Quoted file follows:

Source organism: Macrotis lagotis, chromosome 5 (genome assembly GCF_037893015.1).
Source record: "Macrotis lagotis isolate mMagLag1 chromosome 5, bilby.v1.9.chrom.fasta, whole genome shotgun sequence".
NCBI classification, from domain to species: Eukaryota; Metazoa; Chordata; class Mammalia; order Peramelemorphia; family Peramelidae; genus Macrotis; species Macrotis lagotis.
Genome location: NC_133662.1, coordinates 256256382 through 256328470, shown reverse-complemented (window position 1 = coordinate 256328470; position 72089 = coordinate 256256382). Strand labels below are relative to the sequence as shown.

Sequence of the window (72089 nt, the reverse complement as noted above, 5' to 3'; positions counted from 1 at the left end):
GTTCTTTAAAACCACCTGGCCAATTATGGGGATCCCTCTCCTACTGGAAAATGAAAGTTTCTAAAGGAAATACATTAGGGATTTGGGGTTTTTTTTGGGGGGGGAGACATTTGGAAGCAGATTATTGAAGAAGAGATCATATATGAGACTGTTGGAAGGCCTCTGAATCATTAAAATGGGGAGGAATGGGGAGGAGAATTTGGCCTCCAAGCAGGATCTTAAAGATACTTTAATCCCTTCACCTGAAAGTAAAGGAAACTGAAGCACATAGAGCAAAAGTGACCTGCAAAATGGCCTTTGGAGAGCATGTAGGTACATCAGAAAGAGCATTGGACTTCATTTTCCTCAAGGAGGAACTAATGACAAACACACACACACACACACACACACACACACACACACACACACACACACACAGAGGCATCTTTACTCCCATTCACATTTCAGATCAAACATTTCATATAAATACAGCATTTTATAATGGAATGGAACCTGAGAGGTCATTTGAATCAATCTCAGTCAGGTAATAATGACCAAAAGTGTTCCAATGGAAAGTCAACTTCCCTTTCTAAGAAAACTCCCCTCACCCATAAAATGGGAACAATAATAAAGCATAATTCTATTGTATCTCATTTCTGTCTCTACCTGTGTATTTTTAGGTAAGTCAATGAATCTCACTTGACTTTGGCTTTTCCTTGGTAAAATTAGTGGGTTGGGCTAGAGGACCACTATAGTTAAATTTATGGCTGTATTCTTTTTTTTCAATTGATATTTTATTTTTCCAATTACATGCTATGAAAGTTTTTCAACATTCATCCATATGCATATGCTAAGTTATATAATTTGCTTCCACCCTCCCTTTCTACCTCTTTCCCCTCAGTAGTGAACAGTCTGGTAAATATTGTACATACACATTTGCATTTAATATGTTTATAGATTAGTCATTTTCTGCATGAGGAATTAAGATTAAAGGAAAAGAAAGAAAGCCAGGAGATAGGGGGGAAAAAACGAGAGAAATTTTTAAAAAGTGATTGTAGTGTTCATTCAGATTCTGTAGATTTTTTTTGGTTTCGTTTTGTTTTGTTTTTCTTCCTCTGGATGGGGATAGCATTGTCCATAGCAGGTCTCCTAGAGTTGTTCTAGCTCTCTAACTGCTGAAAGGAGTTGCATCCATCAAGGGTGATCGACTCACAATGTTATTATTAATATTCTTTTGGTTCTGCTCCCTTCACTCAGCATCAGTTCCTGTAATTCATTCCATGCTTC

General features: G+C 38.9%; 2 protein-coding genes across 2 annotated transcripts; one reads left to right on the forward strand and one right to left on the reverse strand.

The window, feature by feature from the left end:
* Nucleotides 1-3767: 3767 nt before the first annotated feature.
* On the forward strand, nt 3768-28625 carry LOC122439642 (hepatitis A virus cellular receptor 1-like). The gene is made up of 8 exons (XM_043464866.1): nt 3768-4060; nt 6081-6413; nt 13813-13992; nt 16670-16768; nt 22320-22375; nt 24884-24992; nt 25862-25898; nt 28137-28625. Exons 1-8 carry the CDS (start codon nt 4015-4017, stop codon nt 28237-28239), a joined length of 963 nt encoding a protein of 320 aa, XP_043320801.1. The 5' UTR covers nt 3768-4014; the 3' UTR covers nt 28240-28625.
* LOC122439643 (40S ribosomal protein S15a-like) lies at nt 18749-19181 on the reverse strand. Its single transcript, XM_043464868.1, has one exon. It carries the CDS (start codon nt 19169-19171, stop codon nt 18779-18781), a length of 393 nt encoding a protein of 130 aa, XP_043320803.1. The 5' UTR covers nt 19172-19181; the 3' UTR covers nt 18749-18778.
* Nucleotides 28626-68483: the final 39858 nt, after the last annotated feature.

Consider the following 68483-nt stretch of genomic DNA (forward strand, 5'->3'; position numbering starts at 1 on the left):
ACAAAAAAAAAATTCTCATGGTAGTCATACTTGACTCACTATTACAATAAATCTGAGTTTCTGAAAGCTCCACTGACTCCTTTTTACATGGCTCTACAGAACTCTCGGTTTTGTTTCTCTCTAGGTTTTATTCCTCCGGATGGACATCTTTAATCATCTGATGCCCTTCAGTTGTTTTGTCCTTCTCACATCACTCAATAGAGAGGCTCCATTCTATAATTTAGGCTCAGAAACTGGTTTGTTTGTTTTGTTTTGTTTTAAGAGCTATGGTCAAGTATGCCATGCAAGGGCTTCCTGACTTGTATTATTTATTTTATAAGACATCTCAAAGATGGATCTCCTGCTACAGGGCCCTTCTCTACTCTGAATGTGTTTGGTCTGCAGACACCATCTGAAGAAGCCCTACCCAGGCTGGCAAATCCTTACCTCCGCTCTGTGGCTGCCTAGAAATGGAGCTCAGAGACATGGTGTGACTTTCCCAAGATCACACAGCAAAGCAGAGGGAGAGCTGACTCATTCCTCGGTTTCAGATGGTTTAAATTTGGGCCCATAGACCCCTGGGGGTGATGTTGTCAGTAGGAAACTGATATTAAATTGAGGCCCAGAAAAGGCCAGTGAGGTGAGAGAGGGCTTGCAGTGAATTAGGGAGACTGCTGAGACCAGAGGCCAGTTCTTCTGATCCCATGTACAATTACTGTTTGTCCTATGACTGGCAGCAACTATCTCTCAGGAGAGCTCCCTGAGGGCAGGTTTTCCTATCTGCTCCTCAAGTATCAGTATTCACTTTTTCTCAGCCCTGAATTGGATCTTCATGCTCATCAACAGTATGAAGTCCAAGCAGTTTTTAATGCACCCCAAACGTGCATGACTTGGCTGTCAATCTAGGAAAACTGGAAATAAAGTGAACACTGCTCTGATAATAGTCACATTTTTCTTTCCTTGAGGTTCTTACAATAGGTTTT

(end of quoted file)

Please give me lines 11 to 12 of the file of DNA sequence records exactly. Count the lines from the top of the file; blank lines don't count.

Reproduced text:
* LOC122439643 (40S ribosomal protein S15a-like) lies at nt 18749-19181 on the reverse strand. Its single transcript, XM_043464868.1, has one exon. It carries the CDS (start codon nt 19169-19171, stop codon nt 18779-18781), a length of 393 nt encoding a protein of 130 aa, XP_043320803.1. The 5' UTR covers nt 19172-19181; the 3' UTR covers nt 18749-18778.
* Nucleotides 28626-68483: the final 39858 nt, after the last annotated feature.